The closest you will get to a traditional piano. They are heavier than the weighted keyboards and not as easy to transport. But as with a piano, you get a feel for heavier bass notes and lighter treble notes.

They can be pretty expensive, but if you are serious about learning to play, this is the best keyboard type after an acoustic piano. 

Essential Skills That Will Help You Learn to Play Piano

There are several crucial things that you can do to help speed up your piano progression.

Learn to Read Sheet Music

Sheet music on piano

There is nothing to stop you from learning to play the piano by ear. After all, two of the most famous musicians in the world never learned to read music, and they produced some of the most beautiful songs. We’re talking about John Lennon and Paul McCartney.

In fact, did you know that none of the Beatles could read sheet music, and neither could Jimi Hendrix, Eric Clapton, or Slash?

But, they were all incredibly talented musicians who you could say were born with the ability to play music. Unfortunately, it’s quite a rarity just to be able to pick up an instrument and produce something incredible.

Imagine learning a language that you could speak fluently but couldn’t read. It’s the same with reading music. It shows you nuances and inflections in the music in the way that playing piano by ear doesn’t.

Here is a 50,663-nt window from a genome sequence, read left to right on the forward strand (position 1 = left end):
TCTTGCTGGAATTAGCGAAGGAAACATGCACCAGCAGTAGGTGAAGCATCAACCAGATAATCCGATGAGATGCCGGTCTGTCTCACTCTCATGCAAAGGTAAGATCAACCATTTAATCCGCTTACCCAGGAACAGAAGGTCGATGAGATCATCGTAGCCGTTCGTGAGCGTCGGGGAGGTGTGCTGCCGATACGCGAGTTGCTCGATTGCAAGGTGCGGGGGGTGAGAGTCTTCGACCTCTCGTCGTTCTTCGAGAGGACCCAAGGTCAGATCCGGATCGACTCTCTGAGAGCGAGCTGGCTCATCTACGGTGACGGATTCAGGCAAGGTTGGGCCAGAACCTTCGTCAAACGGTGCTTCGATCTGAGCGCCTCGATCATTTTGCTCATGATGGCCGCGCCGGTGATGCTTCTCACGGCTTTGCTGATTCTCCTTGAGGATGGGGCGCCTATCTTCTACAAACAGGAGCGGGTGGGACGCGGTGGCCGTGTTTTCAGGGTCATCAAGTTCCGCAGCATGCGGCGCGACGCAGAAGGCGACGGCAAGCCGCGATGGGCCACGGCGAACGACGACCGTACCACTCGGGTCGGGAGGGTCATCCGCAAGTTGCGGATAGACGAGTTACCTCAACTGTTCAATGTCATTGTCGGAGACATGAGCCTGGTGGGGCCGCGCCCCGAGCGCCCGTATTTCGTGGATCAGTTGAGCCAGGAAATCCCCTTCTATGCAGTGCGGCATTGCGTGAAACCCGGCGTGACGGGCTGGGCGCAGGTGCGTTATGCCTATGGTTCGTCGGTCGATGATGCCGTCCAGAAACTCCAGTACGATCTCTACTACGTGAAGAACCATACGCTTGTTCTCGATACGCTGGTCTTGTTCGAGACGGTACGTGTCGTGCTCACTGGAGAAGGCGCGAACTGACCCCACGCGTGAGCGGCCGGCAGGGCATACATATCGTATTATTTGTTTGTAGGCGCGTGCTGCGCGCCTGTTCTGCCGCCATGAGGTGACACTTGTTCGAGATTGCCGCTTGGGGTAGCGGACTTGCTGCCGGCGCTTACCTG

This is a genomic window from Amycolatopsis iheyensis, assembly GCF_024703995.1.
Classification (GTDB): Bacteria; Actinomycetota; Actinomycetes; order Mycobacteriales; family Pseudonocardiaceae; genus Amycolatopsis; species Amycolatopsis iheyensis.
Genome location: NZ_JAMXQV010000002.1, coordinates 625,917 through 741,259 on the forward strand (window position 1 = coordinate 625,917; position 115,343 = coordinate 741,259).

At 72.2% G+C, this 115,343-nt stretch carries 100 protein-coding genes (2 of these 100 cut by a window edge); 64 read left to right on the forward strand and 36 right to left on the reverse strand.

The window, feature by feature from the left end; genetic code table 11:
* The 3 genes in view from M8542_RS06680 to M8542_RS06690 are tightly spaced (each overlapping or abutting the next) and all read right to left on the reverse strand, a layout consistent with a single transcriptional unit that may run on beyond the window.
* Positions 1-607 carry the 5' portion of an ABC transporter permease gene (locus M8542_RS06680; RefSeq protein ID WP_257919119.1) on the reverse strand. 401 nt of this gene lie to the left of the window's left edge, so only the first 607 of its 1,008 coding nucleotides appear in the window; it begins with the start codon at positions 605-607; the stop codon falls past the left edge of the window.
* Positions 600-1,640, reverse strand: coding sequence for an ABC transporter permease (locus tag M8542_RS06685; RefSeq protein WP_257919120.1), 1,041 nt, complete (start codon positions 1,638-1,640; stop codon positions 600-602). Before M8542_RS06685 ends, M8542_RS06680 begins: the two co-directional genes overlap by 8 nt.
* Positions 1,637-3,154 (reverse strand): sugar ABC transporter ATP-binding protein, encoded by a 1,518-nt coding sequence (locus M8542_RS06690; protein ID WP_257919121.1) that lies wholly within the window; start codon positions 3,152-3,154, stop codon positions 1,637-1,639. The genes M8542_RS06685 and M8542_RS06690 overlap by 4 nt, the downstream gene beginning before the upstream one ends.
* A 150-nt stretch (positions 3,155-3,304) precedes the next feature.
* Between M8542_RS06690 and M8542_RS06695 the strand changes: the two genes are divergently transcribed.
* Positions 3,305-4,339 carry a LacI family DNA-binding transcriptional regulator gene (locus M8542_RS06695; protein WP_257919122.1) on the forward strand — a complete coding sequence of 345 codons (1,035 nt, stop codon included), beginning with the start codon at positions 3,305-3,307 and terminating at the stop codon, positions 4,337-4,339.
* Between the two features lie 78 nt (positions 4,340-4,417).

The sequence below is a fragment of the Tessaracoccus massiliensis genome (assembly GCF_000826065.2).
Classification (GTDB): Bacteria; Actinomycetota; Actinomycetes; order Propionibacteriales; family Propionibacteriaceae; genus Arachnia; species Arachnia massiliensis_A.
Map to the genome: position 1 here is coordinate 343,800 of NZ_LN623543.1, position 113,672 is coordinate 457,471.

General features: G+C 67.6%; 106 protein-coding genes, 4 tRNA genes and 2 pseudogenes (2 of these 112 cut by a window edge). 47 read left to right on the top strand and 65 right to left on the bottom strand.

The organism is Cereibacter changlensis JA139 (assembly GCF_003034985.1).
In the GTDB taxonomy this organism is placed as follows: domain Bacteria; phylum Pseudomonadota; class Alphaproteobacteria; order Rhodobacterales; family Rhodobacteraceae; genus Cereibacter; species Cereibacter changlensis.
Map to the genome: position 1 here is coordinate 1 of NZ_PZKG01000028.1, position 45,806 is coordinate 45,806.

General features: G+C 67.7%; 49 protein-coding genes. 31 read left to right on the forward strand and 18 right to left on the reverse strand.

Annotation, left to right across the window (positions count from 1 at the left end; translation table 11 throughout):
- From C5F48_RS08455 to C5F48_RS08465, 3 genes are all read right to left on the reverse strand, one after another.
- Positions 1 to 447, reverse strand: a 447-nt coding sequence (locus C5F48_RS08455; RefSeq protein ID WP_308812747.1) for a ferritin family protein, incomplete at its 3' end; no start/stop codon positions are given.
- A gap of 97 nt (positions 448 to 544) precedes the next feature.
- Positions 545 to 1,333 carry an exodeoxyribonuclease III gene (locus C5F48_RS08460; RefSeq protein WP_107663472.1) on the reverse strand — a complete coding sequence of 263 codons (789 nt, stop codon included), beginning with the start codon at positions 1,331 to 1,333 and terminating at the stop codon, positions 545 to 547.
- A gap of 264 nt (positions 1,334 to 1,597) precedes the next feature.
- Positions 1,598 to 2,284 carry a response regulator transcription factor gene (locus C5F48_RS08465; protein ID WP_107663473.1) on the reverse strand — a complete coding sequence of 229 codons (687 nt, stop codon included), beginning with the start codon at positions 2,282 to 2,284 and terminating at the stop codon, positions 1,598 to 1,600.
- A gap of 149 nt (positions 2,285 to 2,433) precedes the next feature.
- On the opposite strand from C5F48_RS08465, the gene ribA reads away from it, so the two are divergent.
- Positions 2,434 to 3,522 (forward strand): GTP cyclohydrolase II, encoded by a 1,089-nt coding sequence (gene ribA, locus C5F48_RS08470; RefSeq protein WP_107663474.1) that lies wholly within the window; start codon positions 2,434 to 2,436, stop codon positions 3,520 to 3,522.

When it comes to reading music, put in the same focused practice that you do when playing piano. And if you are not fluent after a few months, don’t panic. It can take up to a year to learn to read music.

Remember to Warm Up

When you sit down at your practice session, an important factor is to do some warm-up exercises first. Exercises such as scales will not only warm your hands up but will help you as you progress onto more tricky techniques. 

They also help to build up your finger strength. Playing the piano can be pretty hard work. A traditional piano has heavy keys that bounce back, and the lower the note, the heavier the key. Warm-up exercises will give you the strength in your hands and fingers to play all of the keys equally. 

Perfect Your Piano Technique

Piano playing is as much about technique as it is about hitting the right notes on the piano. When you see a pianist leaning into the piano or dramatically throwing their hands into the air, they are not doing it for effect (ok, maybe some are), but they are doing it to make sure they strike the notes in a way that produces the right quality of sound. 

A great example of this is the song “Feeling Good”. Watch and listen as the song moves from pianissimo (quiet) to Forte (loud) and how the pianist controls his hands and body as he creates the dynamics of the music.